EU opens door to climate-neutral industry

Posted on 10 March 2020

Concrete details and measures are missing
The EU’s new industrial strategy, published today, is an important step on the road to climate-neutrality, making a clear link to the need to decarbonise Europe’s economy. The strategy contains elements to clean up Europe’s highest emitting sectors, such as steel, cement and chemicals. Notably, it refers to the need to create new markets for zero-carbon technologies and recognises the ‘energy efficiency first principle’.  But detailed measures are missing.

The strategy also mentions the launch of a Just Transition Platform to support carbon-intensive regions and industries, which is crucial for a socially fair transition. 

However, in order to reach the climate neutrality goal while maintaining competitiveness, the strategy must do more. It needs to set clear intermediate and long-term targets, as well as pathways for the industry to reach them, implement an ‘Independent Observatory’ including civil society to monitor the progress of Energy Intensive Industries towards decarbonisation, and define sustainable criteria and targeted uses of hydrogen. 

Camille Maury, Policy Officer at WWF European Policy Office said:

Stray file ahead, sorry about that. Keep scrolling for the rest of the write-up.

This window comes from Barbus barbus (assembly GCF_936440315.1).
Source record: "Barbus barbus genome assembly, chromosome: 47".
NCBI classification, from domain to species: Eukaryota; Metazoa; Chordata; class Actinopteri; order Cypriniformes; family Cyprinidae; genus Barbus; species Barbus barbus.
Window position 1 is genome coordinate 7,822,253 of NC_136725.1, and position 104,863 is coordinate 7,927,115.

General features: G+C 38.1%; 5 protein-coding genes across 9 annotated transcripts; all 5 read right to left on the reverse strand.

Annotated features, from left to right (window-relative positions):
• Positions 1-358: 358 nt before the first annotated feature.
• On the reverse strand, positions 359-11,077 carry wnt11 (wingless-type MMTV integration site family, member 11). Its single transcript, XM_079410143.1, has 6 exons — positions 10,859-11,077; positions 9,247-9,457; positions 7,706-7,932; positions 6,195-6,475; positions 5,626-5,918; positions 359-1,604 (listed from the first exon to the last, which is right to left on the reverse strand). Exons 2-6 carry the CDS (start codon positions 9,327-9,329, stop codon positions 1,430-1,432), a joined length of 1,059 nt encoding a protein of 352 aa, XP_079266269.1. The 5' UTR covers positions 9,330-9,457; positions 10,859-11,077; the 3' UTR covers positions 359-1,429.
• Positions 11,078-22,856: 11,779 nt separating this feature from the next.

“European industry has a make or break role in our battle against climate change. This industry strategy is a first plan for how to decarbonise while remaining competitive, but it needs more work, for example setting target dates for decarbonisation. What’s more, the hydrogen alliance is too vague over what is considered ‘clean’, opening the door to harmful gas investments.”  

The strategy is part of a package released with a small and medium-size enterprises (SME) strategy, a Single Market Barriers Report, as well as a Circular Economy Action plan to be published on 11 March 2020. The Industrial Strategy  now passes to the European Parliament and the Council for discussion. The EU Parliament is planning an own initiative report on the strategy. It will decide in the coming months if the file will be a shared competence between the Energy (ITRE) and Environment (ENVI) Committees - or if ITRE only will lead.

See WWF and Carbon Market Watch’s ten asks on the strategy.

Camille Maury
Policy Officer
WWF European Policy Office 
+32 483 76 50 32

Sarah Azau, 
Media Manager 
WWF European Policy Office
+32 473 573 137
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